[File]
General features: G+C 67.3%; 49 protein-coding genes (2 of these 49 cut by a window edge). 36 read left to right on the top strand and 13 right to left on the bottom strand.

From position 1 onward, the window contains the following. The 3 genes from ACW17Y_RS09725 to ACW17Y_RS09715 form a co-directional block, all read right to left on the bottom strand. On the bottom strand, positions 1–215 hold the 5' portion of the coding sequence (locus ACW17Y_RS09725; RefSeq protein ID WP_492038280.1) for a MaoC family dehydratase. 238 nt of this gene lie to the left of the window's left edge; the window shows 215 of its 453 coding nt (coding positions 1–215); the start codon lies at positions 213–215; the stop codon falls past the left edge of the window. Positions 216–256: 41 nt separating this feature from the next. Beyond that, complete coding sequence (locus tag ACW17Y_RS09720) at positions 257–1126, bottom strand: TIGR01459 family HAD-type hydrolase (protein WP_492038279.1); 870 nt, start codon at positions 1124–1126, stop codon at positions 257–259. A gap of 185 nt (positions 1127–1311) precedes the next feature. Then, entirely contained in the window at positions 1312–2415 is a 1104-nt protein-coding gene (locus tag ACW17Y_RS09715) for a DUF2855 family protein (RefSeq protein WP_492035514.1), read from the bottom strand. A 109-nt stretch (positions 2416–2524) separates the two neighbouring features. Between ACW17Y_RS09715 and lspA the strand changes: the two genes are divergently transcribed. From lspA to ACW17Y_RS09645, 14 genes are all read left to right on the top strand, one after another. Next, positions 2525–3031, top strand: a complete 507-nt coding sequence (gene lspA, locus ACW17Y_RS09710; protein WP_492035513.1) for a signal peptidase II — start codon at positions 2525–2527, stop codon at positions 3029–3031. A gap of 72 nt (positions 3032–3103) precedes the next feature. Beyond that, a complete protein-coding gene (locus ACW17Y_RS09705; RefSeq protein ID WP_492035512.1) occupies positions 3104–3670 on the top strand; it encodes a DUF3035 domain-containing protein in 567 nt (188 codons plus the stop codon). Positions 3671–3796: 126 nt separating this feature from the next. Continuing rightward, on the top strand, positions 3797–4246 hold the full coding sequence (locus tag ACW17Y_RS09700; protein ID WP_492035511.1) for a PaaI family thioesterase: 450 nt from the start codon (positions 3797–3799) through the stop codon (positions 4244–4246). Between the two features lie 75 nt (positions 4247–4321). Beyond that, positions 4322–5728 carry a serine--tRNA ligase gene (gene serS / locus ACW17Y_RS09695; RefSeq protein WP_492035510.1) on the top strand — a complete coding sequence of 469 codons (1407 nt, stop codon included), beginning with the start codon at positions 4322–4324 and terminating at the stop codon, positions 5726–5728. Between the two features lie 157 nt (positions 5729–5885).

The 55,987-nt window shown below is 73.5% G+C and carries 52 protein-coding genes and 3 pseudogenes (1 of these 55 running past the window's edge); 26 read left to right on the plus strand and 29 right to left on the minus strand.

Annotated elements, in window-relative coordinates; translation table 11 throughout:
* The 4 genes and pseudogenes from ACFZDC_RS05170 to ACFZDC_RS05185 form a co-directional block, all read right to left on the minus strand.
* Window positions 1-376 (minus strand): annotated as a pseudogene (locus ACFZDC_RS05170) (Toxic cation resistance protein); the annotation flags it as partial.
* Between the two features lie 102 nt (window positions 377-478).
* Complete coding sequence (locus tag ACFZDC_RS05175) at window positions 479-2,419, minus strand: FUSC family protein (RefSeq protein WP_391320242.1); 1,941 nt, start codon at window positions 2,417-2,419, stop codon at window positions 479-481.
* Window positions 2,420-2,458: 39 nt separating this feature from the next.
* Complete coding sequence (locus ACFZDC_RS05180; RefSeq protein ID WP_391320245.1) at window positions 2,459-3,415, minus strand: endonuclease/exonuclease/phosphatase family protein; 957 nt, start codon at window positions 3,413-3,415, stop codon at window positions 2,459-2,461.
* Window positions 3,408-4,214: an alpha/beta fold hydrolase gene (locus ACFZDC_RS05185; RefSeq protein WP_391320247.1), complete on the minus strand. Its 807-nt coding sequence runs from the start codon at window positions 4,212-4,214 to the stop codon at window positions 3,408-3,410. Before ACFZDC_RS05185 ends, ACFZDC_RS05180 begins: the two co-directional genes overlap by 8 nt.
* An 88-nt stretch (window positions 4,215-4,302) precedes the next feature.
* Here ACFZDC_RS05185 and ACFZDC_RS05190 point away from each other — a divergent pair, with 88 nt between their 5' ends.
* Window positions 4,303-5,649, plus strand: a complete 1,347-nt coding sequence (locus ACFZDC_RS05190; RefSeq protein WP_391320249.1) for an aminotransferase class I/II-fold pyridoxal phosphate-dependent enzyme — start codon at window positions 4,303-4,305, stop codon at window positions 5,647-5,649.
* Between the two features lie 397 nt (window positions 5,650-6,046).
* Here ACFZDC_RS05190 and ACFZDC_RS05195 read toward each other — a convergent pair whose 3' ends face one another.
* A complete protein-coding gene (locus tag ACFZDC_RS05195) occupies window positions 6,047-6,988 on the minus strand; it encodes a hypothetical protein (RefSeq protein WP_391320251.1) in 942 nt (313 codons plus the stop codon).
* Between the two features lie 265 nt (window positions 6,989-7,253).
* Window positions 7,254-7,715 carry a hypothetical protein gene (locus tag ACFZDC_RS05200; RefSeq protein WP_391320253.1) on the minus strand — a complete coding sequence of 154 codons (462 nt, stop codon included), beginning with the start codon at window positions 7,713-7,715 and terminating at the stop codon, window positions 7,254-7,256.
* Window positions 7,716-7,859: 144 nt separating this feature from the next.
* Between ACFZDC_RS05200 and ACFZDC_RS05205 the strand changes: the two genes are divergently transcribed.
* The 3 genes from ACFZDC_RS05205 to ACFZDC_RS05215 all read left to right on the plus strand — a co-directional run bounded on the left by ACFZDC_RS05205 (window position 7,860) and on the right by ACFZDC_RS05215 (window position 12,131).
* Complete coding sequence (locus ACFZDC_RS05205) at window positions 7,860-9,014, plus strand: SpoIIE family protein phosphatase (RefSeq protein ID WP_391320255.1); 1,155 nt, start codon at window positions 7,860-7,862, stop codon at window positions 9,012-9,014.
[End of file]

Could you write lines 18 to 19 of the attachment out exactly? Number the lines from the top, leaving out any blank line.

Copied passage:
* Between the two features lie 265 nt (window positions 6,989-7,253).
* Window positions 7,254-7,715 carry a hypothetical protein gene (locus tag ACFZDC_RS05200; RefSeq protein WP_391320253.1) on the minus strand — a complete coding sequence of 154 codons (462 nt, stop codon included), beginning with the start codon at window positions 7,713-7,715 and terminating at the stop codon, window positions 7,254-7,256.